FARGO — Cousin Lori Pladson was clear in her thoughts as she and others remembered murder victim Denise Anderson in a candlelight vigil on Thursday night, Aug. 8.
"This abuse just needs to stop," she said as more than 125 people gathered while the sun set. Candles were lit as mourners filled the lawn outside Anderson's apartment in south Fargo.
Anderson, 53, is believed to have died from traumatic injuries a week ago, according to police charges, when she was in the north Fargo apartment of her estranged boyfriend, Sheldon Davis, 44. Davis has been charged with murder and arson after his apartment was started on fire in an apparent attempt to cover up the killing, police have said.
Davis in a jailhouse interview late last week denied the charges, and said the last time he saw Anderson she was sleeping in his apartment. He said he was nowhere near the apartment when the fire was reported.
At Thursday night's vigil, Pladson said the "community needs to stand together" to end domestic abuse and that domestic violence law changes are necessary because, as Anderson's family has said, Anderson reported to police several times that Davis was threatening her and abusing her.
A friend, Bonnie Frith, said Anderson had told them about a month ago that she was "terrified" of Davis.
Police have stated that under the law they couldn't become more involved as "estranged friends" aren't covered under domestic violence laws.
A petition on Change.org by her family and friends calls for state lawmakers to add estranged partners to the list of those protected under the domestic violence laws, as well as a number of other types of relationships, including LGBT partners or a partner who shares an adopted child with a victim.
Pladson said she didn't want to blame police, but she said the death could have been prevented, as could other fatal cases of domestic abuse.
Family friend Tara Geller, who helped organize the vigil, said they wanted to raise awareness about domestic violence through the vigil, too, and to remember the "fun loving" Anderson "who would do anything for anybody."
"She will be missed by so many," Geller said.
The last week had "transformed us", she said, as the community saw the brutal effects of domestic violence.
She said they were going through sadness, grief, anger, shock and numbness.
"But we need to unite as a community and love one another," Geller said.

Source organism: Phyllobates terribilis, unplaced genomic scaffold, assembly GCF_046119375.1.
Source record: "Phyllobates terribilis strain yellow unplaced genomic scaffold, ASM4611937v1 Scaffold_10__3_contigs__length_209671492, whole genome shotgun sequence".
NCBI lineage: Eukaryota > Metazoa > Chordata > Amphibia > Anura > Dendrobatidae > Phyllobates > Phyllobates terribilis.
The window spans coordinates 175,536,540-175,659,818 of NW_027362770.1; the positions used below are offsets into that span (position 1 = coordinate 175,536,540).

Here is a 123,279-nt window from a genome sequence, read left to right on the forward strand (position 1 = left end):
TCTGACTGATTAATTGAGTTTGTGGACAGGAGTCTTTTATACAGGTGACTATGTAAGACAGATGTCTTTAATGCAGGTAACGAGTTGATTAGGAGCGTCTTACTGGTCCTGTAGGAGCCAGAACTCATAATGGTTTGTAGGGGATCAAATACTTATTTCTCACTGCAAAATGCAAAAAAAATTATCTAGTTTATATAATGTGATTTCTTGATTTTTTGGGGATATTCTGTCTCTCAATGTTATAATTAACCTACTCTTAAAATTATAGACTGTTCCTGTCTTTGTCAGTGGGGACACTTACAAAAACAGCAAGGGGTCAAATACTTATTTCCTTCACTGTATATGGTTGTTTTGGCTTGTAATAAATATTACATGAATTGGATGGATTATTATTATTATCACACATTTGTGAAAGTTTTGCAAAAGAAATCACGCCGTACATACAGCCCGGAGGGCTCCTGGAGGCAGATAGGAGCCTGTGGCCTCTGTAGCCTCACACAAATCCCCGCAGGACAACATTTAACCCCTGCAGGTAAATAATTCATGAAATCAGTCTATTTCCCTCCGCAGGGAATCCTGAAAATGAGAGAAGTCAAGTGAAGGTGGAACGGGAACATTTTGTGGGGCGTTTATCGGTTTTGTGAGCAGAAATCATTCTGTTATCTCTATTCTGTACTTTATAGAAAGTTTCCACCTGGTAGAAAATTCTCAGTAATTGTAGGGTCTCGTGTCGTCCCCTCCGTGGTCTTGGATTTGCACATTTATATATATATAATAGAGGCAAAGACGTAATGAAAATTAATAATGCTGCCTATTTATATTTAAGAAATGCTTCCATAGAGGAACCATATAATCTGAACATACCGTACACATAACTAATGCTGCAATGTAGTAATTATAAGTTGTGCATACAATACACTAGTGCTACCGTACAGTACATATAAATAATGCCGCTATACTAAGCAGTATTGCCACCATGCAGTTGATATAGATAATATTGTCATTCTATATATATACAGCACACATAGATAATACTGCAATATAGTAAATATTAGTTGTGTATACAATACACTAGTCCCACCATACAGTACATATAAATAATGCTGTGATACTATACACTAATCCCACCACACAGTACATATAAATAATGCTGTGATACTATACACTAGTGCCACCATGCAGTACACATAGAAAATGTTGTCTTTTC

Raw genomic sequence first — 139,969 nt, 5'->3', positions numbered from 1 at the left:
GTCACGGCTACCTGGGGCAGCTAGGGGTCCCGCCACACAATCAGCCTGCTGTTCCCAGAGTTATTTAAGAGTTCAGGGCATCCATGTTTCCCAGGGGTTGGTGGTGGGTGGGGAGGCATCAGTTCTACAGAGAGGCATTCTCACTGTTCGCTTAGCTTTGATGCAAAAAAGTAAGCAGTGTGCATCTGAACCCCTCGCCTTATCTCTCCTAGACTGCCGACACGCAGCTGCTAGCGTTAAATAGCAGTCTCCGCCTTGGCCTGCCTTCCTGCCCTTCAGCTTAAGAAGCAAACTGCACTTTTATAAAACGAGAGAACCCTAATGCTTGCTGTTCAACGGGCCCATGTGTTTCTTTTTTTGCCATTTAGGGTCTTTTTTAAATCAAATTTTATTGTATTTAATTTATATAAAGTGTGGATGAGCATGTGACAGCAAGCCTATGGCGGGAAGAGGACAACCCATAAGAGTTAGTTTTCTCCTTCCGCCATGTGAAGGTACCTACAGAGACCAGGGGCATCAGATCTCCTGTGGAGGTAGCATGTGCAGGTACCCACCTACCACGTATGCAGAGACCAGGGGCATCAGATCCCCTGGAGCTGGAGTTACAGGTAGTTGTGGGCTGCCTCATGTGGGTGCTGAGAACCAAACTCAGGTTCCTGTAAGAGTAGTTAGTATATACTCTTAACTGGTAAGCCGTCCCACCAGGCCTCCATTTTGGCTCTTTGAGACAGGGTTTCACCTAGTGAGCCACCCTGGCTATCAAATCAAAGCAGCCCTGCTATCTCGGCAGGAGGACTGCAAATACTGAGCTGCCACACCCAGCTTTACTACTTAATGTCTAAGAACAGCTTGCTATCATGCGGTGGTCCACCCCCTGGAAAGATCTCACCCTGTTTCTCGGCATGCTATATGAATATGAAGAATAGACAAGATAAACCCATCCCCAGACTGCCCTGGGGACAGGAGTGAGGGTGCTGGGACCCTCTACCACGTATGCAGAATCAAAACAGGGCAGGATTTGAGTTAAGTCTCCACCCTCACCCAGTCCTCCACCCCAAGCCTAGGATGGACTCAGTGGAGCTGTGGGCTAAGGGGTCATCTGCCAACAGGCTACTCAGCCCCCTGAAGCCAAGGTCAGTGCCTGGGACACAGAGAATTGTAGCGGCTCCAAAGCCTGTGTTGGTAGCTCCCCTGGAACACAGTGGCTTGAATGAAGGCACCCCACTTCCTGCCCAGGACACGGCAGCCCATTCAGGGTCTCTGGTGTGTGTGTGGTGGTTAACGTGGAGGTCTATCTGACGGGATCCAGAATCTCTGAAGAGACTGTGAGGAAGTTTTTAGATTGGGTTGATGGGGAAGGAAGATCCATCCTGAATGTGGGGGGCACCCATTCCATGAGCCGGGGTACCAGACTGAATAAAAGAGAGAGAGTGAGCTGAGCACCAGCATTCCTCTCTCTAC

Pladson said Anderson came from a huge family, as a descendant of a family of 16 children.
She said they have about 600 members in their family tree.
Anderson, though, only had the one son, Nicholas Berlin, who told the crowd that his mother "loved everybody — every kind and every sort."
"She loved you for being you, that's who my mom was," he said as he gazed at the crowd.
He said she liked "having fun no matter what and she wasn't scared of anything. No one should be afraid of anybody, ever. She was 10-foot tall and bulletproof all the time. "
Berlin said in her death he was sure his mother "didn't go down without a fight."
Yet at this time, Berlin said he wanted to remember the "good stuff, the dancing and singing. That's what my mom would like you to remember her by — her acting goofy, acting silly . . . She would cry, too, but she would shake that off. And you guys should too."
Yet the concern and sadness hung in the air.
Megan Martin of Fargo, who lived with Anderson for about five years, said she "meant the world to me. I can't imagine life without her by my side."
"She would do everything for everyone else before herself," Martin said.
Even people who didn't know Anderson personally showed up. Angela Ybarra, who said she knows the cold and empty feelings of domestic abuse, said she was there to show support for Pladson and the family.
"We need to put a stop to it," she said about domestic violence.
Besides the petition, Martin added that there is also a GoFundMe page to help pay for Anderson's funeral expenses. Her funeral has been scheduled for 2 p.m. Saturday, Aug. 17, at the Moorhead Baptist Church.
Davis, who faces one count of murder, a Class AA felony, and one count each of arson and endangering by fire or explosion, both felonies, remains in jail under a $1 million cash bond.
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